But one piece that’s still completely in your control and ready to be molded by you is your college essay.

This is great power, and it’s exciting! Consider the college essay an opportunity, and take full advantage of it. This is your chance to share something unique about yourself and to give us a glimpse into one aspect of your life that we wouldn’t otherwise have been fully privy to. We know you aced AP Calc and we know you’re captain of the soccer team and we know your teachers love you … but such is the case for many of our other applicants, too. So now let’s get personal. What wouldn’t we discover or understand about you just from reading your application? Let us in.

If you keep putting off the writing or are filled with dread every time you think about it, ask yourself why this is. Chances are, if you’re having difficulty getting started or making progress, your topic might not be as meaningful to you as you thought. Don’t write what you think we want to hear, write what matters to you. Start a couple of drafts on different topics, walk away, see which one you look forward to returning to the most, and stick with that one. A great personal essay often comes from a place of passion, pride, pain, amusement, nostalgia, curiosity, confusion, desire, joy, love. Write about what makes you tick, what gets you up in the morning, what brings tears to your eyes. Write about experiences that have changed you, relationships that have bettered you, accomplishments that have truly mattered to you, moments that have stayed with you, challenges you’ve overcome. Write about who you are and who you want to be.

The point is, write about YOU. You’ll notice that all five of the essay prompts on the Common Application direct you to write about yourself. So even though we are looking to evaluate the strength and style of your writing, please don’t send us the English paper you just got an A+ on. Boring! Make sure that the people who know you best would be able to read your essay and know it’s yours. Also make sure that if those people are helping you proofread and edit, don’t let their opinions influence you to the point that you end up losing “you” in the essay.

Finally, help make it easier on us admissions counselors by crafting a piece that’s interesting to read! Inject your voice, your personality, your creativity, and in some cases, your humor. A few comments we often make when we’re reading college essays:

  • “Show, don’t tell!” Illustrate the who, what, when, where, and why with details, examples, anecdotes, even dialogue.
  •  “Too thesaurus-heavy!” Don’t use words that are outside of your normal vocabulary. It will sound forced and unnatural.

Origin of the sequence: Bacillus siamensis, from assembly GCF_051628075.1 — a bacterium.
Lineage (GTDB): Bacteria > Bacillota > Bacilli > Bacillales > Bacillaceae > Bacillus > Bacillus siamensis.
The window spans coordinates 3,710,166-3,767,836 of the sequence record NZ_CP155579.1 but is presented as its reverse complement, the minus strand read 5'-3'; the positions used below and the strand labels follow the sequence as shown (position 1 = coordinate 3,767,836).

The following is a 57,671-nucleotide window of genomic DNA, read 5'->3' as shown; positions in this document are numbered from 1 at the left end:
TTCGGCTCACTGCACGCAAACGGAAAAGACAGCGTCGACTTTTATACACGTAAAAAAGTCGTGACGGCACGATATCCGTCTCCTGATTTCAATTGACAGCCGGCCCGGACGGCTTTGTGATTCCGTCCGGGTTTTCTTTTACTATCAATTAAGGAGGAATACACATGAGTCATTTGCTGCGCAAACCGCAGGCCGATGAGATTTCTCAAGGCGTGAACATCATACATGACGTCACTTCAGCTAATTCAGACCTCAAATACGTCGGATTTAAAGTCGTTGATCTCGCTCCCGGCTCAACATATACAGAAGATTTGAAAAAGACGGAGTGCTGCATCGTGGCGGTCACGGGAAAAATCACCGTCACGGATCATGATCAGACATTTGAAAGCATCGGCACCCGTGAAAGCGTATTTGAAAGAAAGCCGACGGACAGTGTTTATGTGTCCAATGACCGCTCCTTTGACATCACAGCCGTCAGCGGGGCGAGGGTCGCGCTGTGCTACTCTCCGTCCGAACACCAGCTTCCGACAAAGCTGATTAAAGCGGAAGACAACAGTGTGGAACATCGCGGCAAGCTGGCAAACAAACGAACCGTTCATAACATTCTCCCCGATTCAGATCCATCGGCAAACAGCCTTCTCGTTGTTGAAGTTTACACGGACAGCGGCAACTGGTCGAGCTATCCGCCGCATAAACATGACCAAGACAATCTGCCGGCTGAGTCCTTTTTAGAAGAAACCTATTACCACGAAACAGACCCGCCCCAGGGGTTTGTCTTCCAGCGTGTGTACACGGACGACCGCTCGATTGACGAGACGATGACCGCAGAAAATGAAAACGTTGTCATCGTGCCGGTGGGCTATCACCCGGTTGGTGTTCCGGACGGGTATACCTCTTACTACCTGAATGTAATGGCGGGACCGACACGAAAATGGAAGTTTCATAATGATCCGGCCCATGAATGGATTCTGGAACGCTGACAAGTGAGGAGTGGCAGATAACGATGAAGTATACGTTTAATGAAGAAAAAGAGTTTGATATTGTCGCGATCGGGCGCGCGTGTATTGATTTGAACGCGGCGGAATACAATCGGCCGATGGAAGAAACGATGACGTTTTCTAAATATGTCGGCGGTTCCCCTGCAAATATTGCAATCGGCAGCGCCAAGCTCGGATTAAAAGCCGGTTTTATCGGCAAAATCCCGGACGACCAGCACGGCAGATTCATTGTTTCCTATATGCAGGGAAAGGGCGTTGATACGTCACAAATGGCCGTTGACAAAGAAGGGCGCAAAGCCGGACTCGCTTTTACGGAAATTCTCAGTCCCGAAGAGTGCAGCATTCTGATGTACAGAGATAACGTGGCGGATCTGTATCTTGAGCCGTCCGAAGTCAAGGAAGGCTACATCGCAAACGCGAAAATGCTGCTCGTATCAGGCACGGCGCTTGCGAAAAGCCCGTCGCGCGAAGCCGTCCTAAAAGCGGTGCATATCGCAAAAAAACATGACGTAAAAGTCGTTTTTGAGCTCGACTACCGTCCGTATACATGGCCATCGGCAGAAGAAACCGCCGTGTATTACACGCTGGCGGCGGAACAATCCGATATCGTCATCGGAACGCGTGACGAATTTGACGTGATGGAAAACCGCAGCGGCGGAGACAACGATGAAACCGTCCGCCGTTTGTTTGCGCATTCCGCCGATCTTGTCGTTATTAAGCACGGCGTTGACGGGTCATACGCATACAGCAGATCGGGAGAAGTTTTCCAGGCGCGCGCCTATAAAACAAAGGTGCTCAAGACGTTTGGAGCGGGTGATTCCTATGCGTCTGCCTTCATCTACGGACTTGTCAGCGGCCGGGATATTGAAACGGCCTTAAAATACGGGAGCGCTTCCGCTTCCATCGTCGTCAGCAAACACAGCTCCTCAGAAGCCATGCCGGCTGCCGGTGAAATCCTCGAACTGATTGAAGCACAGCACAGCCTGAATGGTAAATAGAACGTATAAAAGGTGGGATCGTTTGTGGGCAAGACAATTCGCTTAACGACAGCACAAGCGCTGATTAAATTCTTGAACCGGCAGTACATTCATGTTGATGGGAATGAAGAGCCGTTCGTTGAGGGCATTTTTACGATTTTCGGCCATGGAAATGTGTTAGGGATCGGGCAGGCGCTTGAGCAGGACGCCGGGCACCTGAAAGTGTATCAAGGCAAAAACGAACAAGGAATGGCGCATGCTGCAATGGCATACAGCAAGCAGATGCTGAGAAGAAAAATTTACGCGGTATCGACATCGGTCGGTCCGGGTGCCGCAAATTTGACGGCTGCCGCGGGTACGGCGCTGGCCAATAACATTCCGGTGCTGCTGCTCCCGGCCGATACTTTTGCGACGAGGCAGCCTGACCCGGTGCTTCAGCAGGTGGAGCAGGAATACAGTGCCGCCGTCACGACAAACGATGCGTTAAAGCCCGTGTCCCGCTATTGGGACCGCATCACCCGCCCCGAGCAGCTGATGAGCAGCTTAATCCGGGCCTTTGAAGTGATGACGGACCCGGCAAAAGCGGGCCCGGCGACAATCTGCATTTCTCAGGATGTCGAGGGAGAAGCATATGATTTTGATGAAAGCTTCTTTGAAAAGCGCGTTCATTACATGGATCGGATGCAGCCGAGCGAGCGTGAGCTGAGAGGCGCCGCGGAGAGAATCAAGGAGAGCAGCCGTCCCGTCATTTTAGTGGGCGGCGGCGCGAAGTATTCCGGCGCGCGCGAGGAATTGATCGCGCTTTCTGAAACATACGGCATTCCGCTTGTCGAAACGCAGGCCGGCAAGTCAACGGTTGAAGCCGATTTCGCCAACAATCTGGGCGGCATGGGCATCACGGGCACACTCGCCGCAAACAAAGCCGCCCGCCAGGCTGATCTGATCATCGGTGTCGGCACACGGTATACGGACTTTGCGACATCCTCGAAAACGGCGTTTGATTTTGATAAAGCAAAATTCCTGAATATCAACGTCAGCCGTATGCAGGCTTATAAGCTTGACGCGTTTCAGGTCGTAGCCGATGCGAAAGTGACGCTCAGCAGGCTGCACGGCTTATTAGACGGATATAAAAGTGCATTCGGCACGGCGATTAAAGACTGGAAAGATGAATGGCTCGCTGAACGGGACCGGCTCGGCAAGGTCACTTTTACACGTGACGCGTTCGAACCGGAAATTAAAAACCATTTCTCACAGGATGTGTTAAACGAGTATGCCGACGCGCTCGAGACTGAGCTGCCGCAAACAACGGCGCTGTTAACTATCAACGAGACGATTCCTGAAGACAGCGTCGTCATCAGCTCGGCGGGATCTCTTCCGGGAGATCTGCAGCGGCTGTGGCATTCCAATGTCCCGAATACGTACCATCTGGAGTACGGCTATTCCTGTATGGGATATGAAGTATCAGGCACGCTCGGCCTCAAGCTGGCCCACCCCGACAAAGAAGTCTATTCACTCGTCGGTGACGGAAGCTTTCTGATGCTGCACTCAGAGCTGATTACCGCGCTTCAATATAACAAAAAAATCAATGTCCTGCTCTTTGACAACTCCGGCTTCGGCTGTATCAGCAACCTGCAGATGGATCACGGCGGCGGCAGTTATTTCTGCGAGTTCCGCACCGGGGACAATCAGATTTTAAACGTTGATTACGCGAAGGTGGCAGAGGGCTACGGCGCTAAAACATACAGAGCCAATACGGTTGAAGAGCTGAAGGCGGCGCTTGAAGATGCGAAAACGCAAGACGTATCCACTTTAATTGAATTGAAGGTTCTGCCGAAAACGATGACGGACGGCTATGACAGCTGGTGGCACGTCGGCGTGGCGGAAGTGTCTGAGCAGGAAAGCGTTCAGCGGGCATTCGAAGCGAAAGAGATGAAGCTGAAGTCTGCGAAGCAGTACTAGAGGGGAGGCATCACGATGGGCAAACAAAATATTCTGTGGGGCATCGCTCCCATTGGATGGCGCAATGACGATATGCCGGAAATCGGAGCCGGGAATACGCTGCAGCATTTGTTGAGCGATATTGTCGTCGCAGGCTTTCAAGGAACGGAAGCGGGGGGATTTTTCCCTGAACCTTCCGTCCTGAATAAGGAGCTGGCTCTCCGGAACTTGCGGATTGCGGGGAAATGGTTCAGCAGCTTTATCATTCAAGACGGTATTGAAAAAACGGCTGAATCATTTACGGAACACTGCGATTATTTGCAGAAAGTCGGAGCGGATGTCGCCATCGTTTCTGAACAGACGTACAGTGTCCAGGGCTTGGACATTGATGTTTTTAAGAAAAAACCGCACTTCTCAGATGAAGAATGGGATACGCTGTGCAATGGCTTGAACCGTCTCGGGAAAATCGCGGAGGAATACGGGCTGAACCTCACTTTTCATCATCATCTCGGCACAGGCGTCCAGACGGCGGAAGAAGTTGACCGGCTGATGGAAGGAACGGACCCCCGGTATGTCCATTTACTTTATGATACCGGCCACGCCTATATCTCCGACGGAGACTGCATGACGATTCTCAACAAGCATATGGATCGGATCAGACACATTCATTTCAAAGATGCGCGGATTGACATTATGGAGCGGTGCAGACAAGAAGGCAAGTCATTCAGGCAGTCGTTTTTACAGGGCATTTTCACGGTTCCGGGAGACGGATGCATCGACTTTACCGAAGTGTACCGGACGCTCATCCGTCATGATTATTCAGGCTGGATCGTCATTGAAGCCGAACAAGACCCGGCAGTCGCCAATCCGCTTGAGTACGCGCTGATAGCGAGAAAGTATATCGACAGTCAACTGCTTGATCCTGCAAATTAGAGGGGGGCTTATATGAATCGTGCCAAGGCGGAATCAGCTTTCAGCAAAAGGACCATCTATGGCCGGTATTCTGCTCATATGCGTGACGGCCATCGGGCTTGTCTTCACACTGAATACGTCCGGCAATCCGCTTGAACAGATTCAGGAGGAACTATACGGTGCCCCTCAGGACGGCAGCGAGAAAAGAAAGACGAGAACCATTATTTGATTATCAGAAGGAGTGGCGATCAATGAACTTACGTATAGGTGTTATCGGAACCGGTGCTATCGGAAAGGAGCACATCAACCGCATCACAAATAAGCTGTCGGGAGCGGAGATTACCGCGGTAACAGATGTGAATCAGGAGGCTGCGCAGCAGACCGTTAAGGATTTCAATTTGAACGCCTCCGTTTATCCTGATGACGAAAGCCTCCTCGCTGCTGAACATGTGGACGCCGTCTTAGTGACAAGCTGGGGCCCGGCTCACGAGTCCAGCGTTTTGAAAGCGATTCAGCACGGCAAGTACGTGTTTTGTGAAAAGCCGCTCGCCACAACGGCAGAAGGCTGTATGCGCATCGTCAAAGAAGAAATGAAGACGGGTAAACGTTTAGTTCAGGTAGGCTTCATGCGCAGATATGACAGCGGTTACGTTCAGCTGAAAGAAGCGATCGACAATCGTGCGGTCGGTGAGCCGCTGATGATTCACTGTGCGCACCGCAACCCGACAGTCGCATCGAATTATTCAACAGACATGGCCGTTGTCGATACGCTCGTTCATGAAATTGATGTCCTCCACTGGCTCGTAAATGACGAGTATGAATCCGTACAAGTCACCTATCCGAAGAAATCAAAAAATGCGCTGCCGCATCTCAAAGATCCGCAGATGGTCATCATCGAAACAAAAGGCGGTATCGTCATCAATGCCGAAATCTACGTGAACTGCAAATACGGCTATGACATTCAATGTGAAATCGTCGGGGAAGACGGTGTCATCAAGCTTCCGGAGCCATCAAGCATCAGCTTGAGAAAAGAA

•  “Get rid of the first paragraph!” Don’t feel the need to have a formal introduction and conclusion with three neat topic paragraphs sandwiched in between. You have a limited number of words to use, so please just jump right in there and grab our attention.

Believe me when I say that we here on the admissions staff at Holy Cross love and appreciate the college essay. We look forward to getting to know you.

Back-to-school shopping list

Sunday, September 1st, 2013

I had the bright idea of going to Target this weekend. Roughly three minutes in to my Sunday errand, I realized that it was — for most — the last weekend before school came back in session. This meant only one thing:

Back-to-school shopping.

I’ll admit, between a mile-long walk from my parking space and lines that put any Disney coaster to shame, I got a little nostalgic. The rush for new binders, the “no Trapper Keepers” warning from teachers….I fondly remembered those waning days of summer spent in a Target loading up on school supplies to ring in a new year.

Now, on this side of the desk, my job has far less to do with No. 2 pencils than it does reminding seniors that there is still plenty to do in their autumn. Given that, here are important things to add to your college process list:

1) Start your applications. Yesterday. While even the earliest of deadlines loom two months away, you will thank yourself for starting — and hopefully finishing — your applications before Halloween. There’s a new Common App to figure out, many essay prompts and short answer requirements to write, and resumes to fill. Each one takes longer than you think, and all pieces should be submitted with care. Save yourself the stress and cross this off before November.

2) Don’t be a stranger. Many schools, including Holy Cross, pay attention to demonstrated interest. So, look into visiting opportunities that transcend the normal campus tour. Campus-wide Open House dates. Our visits to your high schools. The all-important interview (hint, hint). We like that you’ve seen the campus. Now, stay in touch by doing those added extras that can really help come decision time.

2a) If up to this point you ARE a stranger: introduce yourself! Actually stepping foot on campus not only bolsters your demonstrated interest folder but also allows you to get a true feel for the campus. You will never know which schools you like or dislike until you see the grounds and the facilities and students up close.

3) Keep your foot on the accelerator. There’s a lot happening senior year. Your schedule is likely the toughest it’s ever been. You’ve risen to leadership opportunities in your extracurriculars. You have to worry about college apps and standardized tests. Oh, right, and you’re trying to enjoy your final year of high school. It’s a heck of a juggling act! That being said, your first marking period grades — and often your performance through your midterms — is a vital component to the admissions process. We want to see that you’re continuing to challenge yourself, but we also want to see that you’re rising to that challenge. Don’t let senioritis sink your ship.

4) Befriend your guidance counselor. S/he should be helping you make your list, keep you informed of important dates, proofread your essays, and remind you to breathe a little. The better you know your guidance counselor, the more you know about your entire college process.